Gunner Thomas Harold Burton

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    178 Brigade, Royal Field Artillery

    Gunner Burton, a former yarn merchant's assistant, enlisted in 1915 and was posted to the Western Front on 5 June 1916.

    His battery was deployed during the fighting around Cambrai in 1917 and again in resisting the German asault of 1918.

    During this action, he was severely wounded in the leg on 21 March 1918 and died of his wounds on 25 March aged 22. He is buried at the Bac-du-Sud British Cemetery at Bailleulval, near Arras.

    Faces of the First World War
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    This image is from IWM Collections.

    Streatleigh, PaintSmear, Boett, and 3 other people added this photo to their favorites.

    1. coldlunchuk 37 months ago | reply

      Commomwealth War Graves Commission lists the following
      Service No:L/1649
      Date of Death:25/03/1918 Age:22
      Regiment/Service:Royal Field Artillery "C" Coy. 178th Bde.
      Grave ReferenceI. C. 25.
      Additional Information: Native of Nottingham. Only son of Thomas and Fanny Burton, of 50, Ramsey St., Scarborough.
      they can found,%2...
      A photo of the his grave can be found here

    2. Nurselead 37 months ago | reply

      My great uncle James Scott of the Lincolnshire regiment was killed 23/4th March 1918 in German Assault, at Arras. Would this been the same assault as Gunner Burton. Thank You.

    3. Gary Donaldson 37 months ago | reply

      This photograph was possibly taken at the studio of Alan Rufford at 19 Market Street, Nottingham.

      178 (East Ham) Howitzer Brigade RFA went to France in June 1916 (commanded by Lt Col D H Gill [later Col, CMG DSO]) as part of the Divisional Artillery of 40th Division (119, 120 and 121 Infantry Brigades). 178 Brigade supported 20th Division at Cambrai in 1917.

      On 21st March 1918, back with 40th Division in Fifth Army, 'C' Battery of 178th Brigade RFA (also referred to as CLXXVIII Brigade) was amongst the artillery positions subjected to intense counter-battery fire on the first day of the 'Ludendorff Offensive'. Over a million shells were fired by the Germans in the first 5 hours of this attack, chiefly targeting British artillery batteries which had been accurately located by aerial reconnaissance and had been static for too long on what was considered a quiet sector of the front.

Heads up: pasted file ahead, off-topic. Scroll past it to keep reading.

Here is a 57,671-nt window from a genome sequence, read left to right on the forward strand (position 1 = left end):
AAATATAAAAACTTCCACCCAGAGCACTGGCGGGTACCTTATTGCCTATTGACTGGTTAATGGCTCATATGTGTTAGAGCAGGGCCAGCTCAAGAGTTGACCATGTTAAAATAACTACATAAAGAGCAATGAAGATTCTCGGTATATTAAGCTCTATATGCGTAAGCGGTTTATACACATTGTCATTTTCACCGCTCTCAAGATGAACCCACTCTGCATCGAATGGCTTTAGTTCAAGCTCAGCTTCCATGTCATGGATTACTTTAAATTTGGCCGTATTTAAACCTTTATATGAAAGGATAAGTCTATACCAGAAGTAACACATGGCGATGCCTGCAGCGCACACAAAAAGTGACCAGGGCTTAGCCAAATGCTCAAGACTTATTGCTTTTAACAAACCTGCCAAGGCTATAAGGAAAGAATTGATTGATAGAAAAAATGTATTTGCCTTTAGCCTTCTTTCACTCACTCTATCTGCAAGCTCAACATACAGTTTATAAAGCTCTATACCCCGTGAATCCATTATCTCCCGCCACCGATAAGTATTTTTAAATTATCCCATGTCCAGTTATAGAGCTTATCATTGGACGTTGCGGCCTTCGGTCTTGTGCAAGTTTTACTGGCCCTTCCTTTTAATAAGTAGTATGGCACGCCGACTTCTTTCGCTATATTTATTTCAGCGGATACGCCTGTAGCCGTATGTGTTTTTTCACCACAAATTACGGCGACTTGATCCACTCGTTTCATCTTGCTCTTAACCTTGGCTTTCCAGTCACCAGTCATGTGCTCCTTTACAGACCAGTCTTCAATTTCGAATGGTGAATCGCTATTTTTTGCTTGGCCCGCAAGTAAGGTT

The 178th Brigade war diaries June 1916 to March 1919 are at the National Archive, WO95/2598. A Mr Dave Steward at 'The Great War Forum' has a particular interest in 178th Brigade RFA.//

    4. paddymag1 37 months ago | reply

      The 1911 Census record shows him living at 41 Ewart Road, Nottingham which is still standing today. He was living there with his mother and father and 23 year old sister Fanny. He was 15 and an office boy at the time of the census.

    5. Gary Donaldson 34 months ago | reply

      'Nurselead' - Your Great Uncle, 38739 Pte James Scott of the Lincolnshire Regiment could have been serving in one of a number of battalions, including 1st (at Poziers), 2nd (at Bethancourt), 5th (withdrawing from St Quentin), and 7th (near Arras). The location of his memorial at Arras suggests he was in 7th Battalion Lincolnshire Regiment, but that is in no way definitive. This German attack, launched on 21st March 1918, called Operation Michael, threw 21 divisions, supported by intense artillery concentrations, focused on St Quentin, across an Allied front of 23 miles. This was the German 'Spring Offensive' aimed at achieving a decisive victory before the American forces could arrive in sufficient numbers to defeat the progressively weakening Central Powers.//

    6. czyzykc 5 months ago | reply

      Help piece together the Life Stories of more than 8 million men and women who made a contribution during the First World War at

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